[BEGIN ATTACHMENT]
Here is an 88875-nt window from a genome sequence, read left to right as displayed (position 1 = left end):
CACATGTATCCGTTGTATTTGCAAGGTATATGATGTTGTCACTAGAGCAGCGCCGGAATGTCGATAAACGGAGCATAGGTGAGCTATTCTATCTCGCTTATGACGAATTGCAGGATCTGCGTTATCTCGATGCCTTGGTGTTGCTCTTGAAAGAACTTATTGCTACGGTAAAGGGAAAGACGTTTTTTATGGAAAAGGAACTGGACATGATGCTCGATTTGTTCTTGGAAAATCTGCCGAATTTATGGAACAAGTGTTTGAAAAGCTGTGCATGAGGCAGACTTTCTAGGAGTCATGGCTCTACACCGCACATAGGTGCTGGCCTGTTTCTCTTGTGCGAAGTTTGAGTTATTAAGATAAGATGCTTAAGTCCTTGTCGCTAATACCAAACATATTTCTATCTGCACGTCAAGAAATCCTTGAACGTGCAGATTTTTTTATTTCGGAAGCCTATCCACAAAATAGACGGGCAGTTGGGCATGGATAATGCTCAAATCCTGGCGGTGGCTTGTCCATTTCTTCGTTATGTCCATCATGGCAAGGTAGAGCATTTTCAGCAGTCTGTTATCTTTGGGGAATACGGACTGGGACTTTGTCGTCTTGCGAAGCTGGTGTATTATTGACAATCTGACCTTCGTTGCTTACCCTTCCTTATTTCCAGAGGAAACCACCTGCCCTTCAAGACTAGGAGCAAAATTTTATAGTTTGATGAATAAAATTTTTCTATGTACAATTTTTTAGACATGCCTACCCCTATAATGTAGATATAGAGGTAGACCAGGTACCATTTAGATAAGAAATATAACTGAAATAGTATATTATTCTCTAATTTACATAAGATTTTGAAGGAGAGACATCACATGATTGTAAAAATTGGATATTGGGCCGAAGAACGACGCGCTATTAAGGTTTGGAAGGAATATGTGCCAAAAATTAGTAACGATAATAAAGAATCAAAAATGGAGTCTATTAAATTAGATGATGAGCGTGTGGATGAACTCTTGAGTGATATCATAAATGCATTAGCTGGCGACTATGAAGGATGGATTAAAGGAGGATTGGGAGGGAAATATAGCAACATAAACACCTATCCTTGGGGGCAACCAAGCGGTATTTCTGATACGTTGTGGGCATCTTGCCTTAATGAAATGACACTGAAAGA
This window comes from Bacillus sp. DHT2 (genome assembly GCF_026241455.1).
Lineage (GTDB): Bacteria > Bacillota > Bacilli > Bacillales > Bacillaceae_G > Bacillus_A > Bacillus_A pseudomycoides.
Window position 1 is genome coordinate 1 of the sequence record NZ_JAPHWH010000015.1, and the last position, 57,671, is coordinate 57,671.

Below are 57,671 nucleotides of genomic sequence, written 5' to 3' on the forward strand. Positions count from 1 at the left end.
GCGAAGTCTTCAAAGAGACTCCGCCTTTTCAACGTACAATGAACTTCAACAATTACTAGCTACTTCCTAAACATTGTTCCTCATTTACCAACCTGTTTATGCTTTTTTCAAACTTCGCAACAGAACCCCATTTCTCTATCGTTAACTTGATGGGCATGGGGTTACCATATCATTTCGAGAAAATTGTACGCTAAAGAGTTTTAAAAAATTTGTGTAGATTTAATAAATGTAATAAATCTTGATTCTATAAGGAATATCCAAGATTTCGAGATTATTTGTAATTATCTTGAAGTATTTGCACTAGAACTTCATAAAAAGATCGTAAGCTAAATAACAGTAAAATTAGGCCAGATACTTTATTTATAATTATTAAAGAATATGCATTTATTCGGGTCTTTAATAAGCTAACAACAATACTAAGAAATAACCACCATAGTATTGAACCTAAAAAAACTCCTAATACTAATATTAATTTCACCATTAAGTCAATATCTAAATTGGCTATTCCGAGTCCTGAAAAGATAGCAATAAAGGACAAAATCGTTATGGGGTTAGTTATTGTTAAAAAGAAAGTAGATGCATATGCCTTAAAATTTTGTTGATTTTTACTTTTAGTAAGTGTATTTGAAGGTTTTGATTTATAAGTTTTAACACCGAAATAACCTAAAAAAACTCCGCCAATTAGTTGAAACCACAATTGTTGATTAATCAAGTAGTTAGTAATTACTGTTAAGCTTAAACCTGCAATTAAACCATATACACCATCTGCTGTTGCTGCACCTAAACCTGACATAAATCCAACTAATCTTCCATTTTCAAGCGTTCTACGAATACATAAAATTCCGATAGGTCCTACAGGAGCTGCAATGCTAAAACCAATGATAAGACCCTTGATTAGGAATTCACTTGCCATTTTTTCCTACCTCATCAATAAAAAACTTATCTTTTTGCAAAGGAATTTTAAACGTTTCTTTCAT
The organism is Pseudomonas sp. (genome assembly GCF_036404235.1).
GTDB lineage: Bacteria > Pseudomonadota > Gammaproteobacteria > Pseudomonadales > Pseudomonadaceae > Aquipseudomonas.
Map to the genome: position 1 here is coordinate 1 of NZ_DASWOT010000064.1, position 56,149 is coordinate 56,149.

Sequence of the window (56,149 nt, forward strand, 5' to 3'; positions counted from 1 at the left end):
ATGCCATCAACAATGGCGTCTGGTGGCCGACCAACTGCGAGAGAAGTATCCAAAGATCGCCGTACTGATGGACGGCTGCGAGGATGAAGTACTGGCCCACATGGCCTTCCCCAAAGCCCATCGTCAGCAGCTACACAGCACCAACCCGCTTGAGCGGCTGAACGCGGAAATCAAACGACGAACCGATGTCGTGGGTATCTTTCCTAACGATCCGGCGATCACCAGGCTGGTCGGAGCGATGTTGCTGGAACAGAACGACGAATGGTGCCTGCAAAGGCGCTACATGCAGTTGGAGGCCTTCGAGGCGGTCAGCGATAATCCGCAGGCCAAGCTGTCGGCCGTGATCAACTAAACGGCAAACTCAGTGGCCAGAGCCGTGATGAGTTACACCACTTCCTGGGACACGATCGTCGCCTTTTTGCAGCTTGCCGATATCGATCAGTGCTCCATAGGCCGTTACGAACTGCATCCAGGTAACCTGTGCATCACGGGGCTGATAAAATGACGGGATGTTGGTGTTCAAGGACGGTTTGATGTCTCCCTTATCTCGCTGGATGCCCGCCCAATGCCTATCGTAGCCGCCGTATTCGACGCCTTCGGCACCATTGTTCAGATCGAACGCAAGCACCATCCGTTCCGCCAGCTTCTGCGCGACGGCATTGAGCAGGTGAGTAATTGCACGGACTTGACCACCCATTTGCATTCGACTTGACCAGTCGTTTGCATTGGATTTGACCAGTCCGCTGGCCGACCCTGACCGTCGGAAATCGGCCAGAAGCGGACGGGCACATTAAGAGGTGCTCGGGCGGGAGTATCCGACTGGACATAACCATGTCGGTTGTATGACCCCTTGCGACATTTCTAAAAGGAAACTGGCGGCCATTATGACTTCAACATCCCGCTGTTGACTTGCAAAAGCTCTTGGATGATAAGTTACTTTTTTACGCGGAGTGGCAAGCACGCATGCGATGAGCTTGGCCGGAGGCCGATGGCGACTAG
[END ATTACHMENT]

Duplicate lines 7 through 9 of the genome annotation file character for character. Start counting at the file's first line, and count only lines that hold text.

GCGAAGTCTTCAAAGAGACTCCGCCTTTTCAACGTACAATGAACTTCAACAATTACTAGCTACTTCCTAAACATTGTTCCTCATTTACCAACCTGTTTATGCTTTTTTCAAACTTCGCAACAGAACCCCATTTCTCTATCGTTAACTTGATGGGCATGGGGTTACCATATCATTTCGAGAAAATTGTACGCTAAAGAGTTTTAAAAAATTTGTGTAGATTTAATAAATGTAATAAATCTTGATTCTATAAGGAATATCCAAGATTTCGAGATTATTTGTAATTATCTTGAAGTATTTGCACTAGAACTTCATAAAAAGATCGTAAGCTAAATAACAGTAAAATTAGGCCAGATACTTTATTTATAATTATTAAAGAATATGCATTTATTCGGGTCTTTAATAAGCTAACAACAATACTAAGAAATAACCACCATAGTATTGAACCTAAAAAAACTCCTAATACTAATATTAATTTCACCATTAAGTCAATATCTAAATTGGCTATTCCGAGTCCTGAAAAGATAGCAATAAAGGACAAAATCGTTATGGGGTTAGTTATTGTTAAAAAGAAAGTAGATGCATATGCCTTAAAATTTTGTTGATTTTTACTTTTAGTAAGTGTATTTGAAGGTTTTGATTTATAAGTTTTAACACCGAAATAACCTAAAAAAACTCCGCCAATTAGTTGAAACCACAATTGTTGATTAATCAAGTAGTTAGTAATTACTGTTAAGCTTAAACCTGCAATTAAACCATATACACCATCTGCTGTTGCTGCACCTAAACCTGACATAAATCCAACTAATCTTCCATTTTCAAGCGTTCTACGAATACATAAAATTCCGATAGGTCCTACAGGAGCTGCAATGCTAAAACCAATGATAAGACCCTTGATTAGGAATTCACTTGCCATTTTTTCCTACCTCATCAATAAAAAACTTATCTTTTTGCAAAGGAATTTTAAACGTTTCTTTCAT
The organism is Pseudomonas sp. (genome assembly GCF_036404235.1).
GTDB lineage: Bacteria > Pseudomonadota > Gammaproteobacteria > Pseudomonadales > Pseudomonadaceae > Aquipseudomonas.